Nothing illustrates the dysfunctional nature of Congress like its abortive efforts to pass a new farm bill. If you have gotten the impression that our nation's lawmakers are not even trying, you would be right.
Nothing illustrates the dysfunctional nature of Congress like its abortive efforts to pass a new farm bill. If you have gotten the impression that our nation’s lawmakers are not even trying, you would be right.
The current farm law, actually an extension of the 2008 law, will not expire until September so there is no emergency. If that happens, agriculture policy will revert to 1949 laws, which will suit some of our congressmen just fine. However, it would be a disaster for much of Arkansas and other states that rely heavily on a farm-based economy.
Here’s a summary of where we are:
• On June 10 a new farm bill costing nearly $955 billion over the next 10 years passed the U.S. Senate in a bipartisan vote of 66 to 27 (46 Democrats, 18 Republicans and two independents). It would cut $24 billion from current spending levels, including about $4.1 billion from the food stamps program, now called the Supplemental Nutrition Assistance Program (SNAP).
• On June 20, after two days of debate and more than 100 attempts to amend the Senate bill, it was rejected by the House of Representatives by 195 to 234. Voting no were 172 Democrats and 62 other Republicans.
• Last Thursday the House, including all four Arkansas representatives, passed a bill deleting SNAP entirely by 216 to 208. No Democrat voted for it.
Afterward, 1st District Congressman Rick Crawford, issued this statement: “Today the House took the first step in the long process of putting a full, 5-year farm bill in place. This is not a perfect bill, nor is this approach my first choice. However, more than anything Arkansas must have a farm bill in place. Passage of this measure puts us one step closer in getting to conference with the Senate …”
Mr. Crawford, a former agri broadcaster, knows better. This was worse than an imperfect bill. It was a blatant partisan move that did nothing except show how little we can expect from our elected representatives.
He was more forthright in June when he said the Senate bill was not perfect but should have been passed and that its failure could cause “drastic price increases for consumers and major disruptions for farm operators.”
Yet he voted with the likes of 4th District Congressman Tom Cotton and other Republicans last week to pass a bill they all know will be dead on arrival in the Senate.
The Democrats are not without blame in this debacle. The Senate bill could have easily passed if only a few of the 172 Democrats hadn’t turned against it. Instead they joined with Tea Party radicals because of a misguided notion that the nutrition program would be cut too deeply.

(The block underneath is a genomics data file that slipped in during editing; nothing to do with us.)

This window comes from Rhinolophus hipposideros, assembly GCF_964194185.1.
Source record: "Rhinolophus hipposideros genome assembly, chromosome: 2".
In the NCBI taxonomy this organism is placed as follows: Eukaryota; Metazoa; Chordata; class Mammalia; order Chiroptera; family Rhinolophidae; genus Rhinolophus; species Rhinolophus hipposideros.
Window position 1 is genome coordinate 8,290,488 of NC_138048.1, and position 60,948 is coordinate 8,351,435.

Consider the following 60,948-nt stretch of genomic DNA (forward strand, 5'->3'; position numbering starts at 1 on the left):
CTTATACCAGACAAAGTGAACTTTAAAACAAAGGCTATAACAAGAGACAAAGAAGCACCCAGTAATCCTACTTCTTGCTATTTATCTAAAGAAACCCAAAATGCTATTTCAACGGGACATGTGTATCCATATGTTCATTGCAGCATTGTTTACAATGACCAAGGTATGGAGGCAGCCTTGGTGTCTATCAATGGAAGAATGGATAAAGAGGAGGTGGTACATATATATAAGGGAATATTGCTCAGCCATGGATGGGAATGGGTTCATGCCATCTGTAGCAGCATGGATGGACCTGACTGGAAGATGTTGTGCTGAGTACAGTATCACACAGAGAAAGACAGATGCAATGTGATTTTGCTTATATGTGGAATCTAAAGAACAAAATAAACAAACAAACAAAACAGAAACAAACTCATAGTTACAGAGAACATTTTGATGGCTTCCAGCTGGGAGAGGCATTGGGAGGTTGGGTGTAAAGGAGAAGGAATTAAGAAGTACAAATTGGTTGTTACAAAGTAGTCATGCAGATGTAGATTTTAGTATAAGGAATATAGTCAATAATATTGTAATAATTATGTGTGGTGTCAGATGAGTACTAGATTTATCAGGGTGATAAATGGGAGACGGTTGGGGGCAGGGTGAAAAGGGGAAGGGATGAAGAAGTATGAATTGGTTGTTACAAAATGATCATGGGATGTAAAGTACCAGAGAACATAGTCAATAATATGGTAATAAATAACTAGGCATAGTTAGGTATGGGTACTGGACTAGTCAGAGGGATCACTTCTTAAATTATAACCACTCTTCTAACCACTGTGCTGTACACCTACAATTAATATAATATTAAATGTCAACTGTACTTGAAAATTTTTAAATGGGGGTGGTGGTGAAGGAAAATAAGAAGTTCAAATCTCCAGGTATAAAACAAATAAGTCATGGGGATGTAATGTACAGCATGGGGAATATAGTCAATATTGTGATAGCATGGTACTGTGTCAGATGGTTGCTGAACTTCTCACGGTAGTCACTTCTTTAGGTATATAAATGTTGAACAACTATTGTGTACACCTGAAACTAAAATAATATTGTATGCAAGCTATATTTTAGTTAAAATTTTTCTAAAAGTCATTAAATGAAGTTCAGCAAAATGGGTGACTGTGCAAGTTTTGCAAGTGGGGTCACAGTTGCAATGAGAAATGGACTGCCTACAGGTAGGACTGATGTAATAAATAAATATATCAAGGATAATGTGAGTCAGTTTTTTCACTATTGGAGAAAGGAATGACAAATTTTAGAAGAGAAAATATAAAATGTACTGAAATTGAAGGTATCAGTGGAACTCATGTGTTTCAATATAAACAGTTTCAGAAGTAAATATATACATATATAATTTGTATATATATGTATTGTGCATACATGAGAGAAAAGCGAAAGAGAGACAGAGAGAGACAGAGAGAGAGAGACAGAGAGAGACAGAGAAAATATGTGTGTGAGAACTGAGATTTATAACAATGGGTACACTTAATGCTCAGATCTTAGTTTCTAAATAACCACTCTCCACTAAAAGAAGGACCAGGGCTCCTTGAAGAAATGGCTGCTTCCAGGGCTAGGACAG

So how does it sound to cut SNAP entirely?
That’s the Republicans’ plan. Following Speaker John Boehner’s strategy of passing legislation in bits and pieces, the Republicans promise to consider SNAP separately. Of course, there is no bill pending to that effect because they know the Senate won’t consider it.
The House version of the farm bill actually would spend more money on subsidies for farmers and would eliminate the Senate’s limit on aid to farmers with incomes of more than $750,000 a year. It also would provide a bigger increase for the crop insurance program, thus benefitting the insurance companies that sell coverage to farmers.
But poor people on food stamps would have to wait until — well, no one knows.
Cotton was particularly happy with the current development, having pledged not to vote for any farm bill that included SNAP. He contends that farm programs have been “needlessly chained” to the food-stamp program.
That “chaining” dates back to 1964, when at the urging of then-President Lyndon B. Johnson, Congress passed a combination bill as a compromise, a word sadly missing from today’s political vocabulary. The idea was to get urban lawmakers to vote for farm legislation while at the same time getting rural legislators to support food stamps, which indirectly benefit farmers, too.
Splitting SNAP from the farm bill could backfire on rural states like Arkansas. Subsidies for big farm corporations are a tough sell in non-agricultural states, which have more voting power.
Why does such a link make sense? Randy Veach, a Mississippi County farmer and president of the Arkansas Farm Bureau, made a strong case in a June op ed piece.
“Even with this nation’s previous commitments to a world-class food program, there is hunger,” he wrote. “In our nation now, as many as 17 million children are struggling with what is known as ‘food insecurity.’
“And that is in the United States, the bread basket for much of the world. In the world today, with roughly 7 billion people, a child dies every six seconds from malnutrition — something I find almost unbelievable and utterly offensive.”
SNAP reaches 509,000 Arkansas residents. Among those, 45 percent are children, 25 percent are adults living with children, 6 percent are elderly and 12 percent are disabled adults. The average benefit per day per person is $4.05. Our congressmen should try to eat on that.
SNAP recipients don’t hire lobbyists or make campaign contributions. This is a sorry place for political games.
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Roy Ockert is editor emeritus of The Jonesboro Sun. He may be reached by email at email@example.com.